The Sacred Flame
W Somerset Maugham
English Touring Theatre
As with the work of a number of early 20th century dramatists, the plays of W Somerset Maugham have fallen out of fashion in recent years, the occasional revival of The Circle or The Letter notwithstanding.
Believing that there is “a real snobbery in some of our theatres towards writers such as Maugham,” the industrious Matthew Dunster has set about putting this situation to rights, with a production of Maugham’s 1928 work The Sacred Flame for English Touring Theatre. A controversial piece in its day, Maugham’s play has been pretty much forgotten since a late 1960s revival starring Gladys Cooper. Dunster’s striking, though erratically acted, production makes a good case for the play, even if it can’t quite redeem some of the more problematic assumptions underpinning the piece.
A WWI hero, Maurice Tabret has been severely disabled following an accident. Bedridden, he’s attended to by an all-female coterie: his mother, his wife Stella and a very dedicated nurse. But then Maurice dies suddenly. His doctor suggests that heart failure was the cause, but the nurse suspects foul play, pointing the finger of suspicion at the family members and questioning their attitude to the dead man.
From this conventional whodunnit premise, Maugham fashions a drama that touches on a range of surprisingly resonant issues, including one of our very favourite media hot potatoes: euthanasia. At times, one senses the playwright congratulating himself for his own daring, though—truth be told—the play now seems a very strange mixture of the radical and the reactionary.
Of all the text’s slaps in the face to conventional morality, the prioritising of female sexual desire over traditional care-taking duty is certainly challenging. But for all the generousness and sympathy of Maugham’s vision—“Love comes and goes, and none of us can help ourselves,” muses one character, while another proclaims that, “We’re none of us all-of-a-piece… not one self but half a dozen”—there’s a rather uncomfortable attitude to disability expressed in the piece, which seems absolutely unable to conceive of an “invalid” enjoying any kind of sexual life at all, and thereby becoming merely an object of “pity” to his partner.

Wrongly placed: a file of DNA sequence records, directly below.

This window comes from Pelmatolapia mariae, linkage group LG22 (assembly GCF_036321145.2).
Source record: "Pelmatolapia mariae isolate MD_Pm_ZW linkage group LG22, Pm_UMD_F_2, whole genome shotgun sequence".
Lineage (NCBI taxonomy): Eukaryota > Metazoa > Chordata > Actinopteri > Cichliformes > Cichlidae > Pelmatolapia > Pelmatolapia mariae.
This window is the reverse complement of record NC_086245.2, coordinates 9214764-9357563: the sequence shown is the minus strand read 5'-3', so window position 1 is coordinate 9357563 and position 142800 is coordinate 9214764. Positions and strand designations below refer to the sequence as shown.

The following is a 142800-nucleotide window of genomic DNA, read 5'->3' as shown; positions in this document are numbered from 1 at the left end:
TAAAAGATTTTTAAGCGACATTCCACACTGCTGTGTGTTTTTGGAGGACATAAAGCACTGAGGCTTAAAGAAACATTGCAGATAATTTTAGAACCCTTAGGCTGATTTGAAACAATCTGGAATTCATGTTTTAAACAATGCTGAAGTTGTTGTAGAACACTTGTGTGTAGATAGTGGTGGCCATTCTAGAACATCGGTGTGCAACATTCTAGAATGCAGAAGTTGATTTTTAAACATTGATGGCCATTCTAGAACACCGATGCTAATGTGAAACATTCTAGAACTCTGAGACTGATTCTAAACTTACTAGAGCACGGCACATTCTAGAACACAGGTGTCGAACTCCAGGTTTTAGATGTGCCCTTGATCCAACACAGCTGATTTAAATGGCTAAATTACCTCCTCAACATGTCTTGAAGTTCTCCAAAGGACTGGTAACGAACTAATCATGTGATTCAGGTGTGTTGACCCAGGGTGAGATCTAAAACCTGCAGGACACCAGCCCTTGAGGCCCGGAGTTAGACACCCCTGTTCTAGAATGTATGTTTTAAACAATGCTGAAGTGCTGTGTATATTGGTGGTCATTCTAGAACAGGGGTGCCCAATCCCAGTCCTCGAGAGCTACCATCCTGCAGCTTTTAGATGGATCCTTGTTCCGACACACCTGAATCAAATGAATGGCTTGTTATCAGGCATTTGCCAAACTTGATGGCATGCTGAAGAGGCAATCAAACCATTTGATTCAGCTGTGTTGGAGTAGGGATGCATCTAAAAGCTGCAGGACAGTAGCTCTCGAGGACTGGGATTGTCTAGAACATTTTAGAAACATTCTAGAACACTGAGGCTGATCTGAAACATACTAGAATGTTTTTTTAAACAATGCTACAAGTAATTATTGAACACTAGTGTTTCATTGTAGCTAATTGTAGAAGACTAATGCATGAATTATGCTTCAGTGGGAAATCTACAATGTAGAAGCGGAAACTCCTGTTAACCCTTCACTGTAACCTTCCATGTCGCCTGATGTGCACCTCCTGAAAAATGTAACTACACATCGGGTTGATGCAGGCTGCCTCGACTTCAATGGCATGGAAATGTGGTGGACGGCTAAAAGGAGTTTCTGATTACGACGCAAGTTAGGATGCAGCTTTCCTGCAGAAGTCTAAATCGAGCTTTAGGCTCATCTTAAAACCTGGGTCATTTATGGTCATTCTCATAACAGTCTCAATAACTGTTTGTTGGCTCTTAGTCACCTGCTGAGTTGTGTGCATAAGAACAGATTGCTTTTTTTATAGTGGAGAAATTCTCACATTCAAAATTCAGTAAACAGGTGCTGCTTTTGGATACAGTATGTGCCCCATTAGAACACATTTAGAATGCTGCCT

Despite the murky undertones of this, Dunster’s production grips and intrigues. The action, beautifully lit by Lee Curran, unfolds on a sparse white set by Anna Fleischle that strips away “the chintz and chaise longue” approach that the director believes to be part of many people’s barriers to Maugham. And while the production is hardly swamped by effects, the opening is hypnotically strange and beautiful. To the tinkling strains of a plaintive jazz version of “I Wanna Dance With Somebody” (yes, really) we observe the actors quietly taking their places and stagehands dressing the set.
If anything, the production could have used more of these innovations. A few scenes turn static—the actors are parked around delivering revelations like they’re in an Agatha Christie play—and some of the performances aren’t all that they could have been. The most originally-conceived character by far is Maurice’s mother, Mrs Tabret—a prototype Mrs Moore in A Passage to India, I’d suggest—whose reactions give the play its biggest surprises. Margot Leicester brings understated grace and some saving wry humour to this role, and provides the production with all of its most memorable and moving moments.
She does this, it must be said, without a great deal of help from the rest of the cast. Beatriz Romilly’s Stella lacks allure and keeps bursting into fake-looking, shoulder-heaving sobs. Sarah Churm starts meekly and then turns shrill as the righteous Nurse Wayland. Al Nedjari clumps about as the doctor who doesn’t want a scandal to sabotage his burgeoning practice, and David Ricardo-Pearce is barely there as Maurice’s brother.
As Major Liconda—onetime beau of Mrs T—Robert Demeger has some effective scenes. But all the male roles feel underwritten by Maugham, with the exception of Maurice who sadly exits the play after Act 1 (though is—brilliantly—kept visible for the remainder of the action in this production). A double shame as Jamie De Courcey is the only cast member who gives a performance that's a match for Leicester’s wonderful turn.
The Sacred Flame is a flawed play, and Dunster’s production doesn’t entirely overcome its imperfections. But there’s more than enough of interest here to make this a very welcome revival that’s well worth the journey into zone 6—or elsewhere—to see.
- 26-29 September Northern Stage, Newcastle
- 2-6 October Oxford Playhouse
- 9–13 October New Wolsey, Ipswich
- 16–20 October Liverpool Playhouse
- 23–27 October Yvonne Arnaud, Guildford
- 30 October–3 November Theatre Royal Brighton
- 13–17 November The Nuffield, Southampton
- 20–24 November Cambridge Arts Theatre
Reviewer: Alex Ramon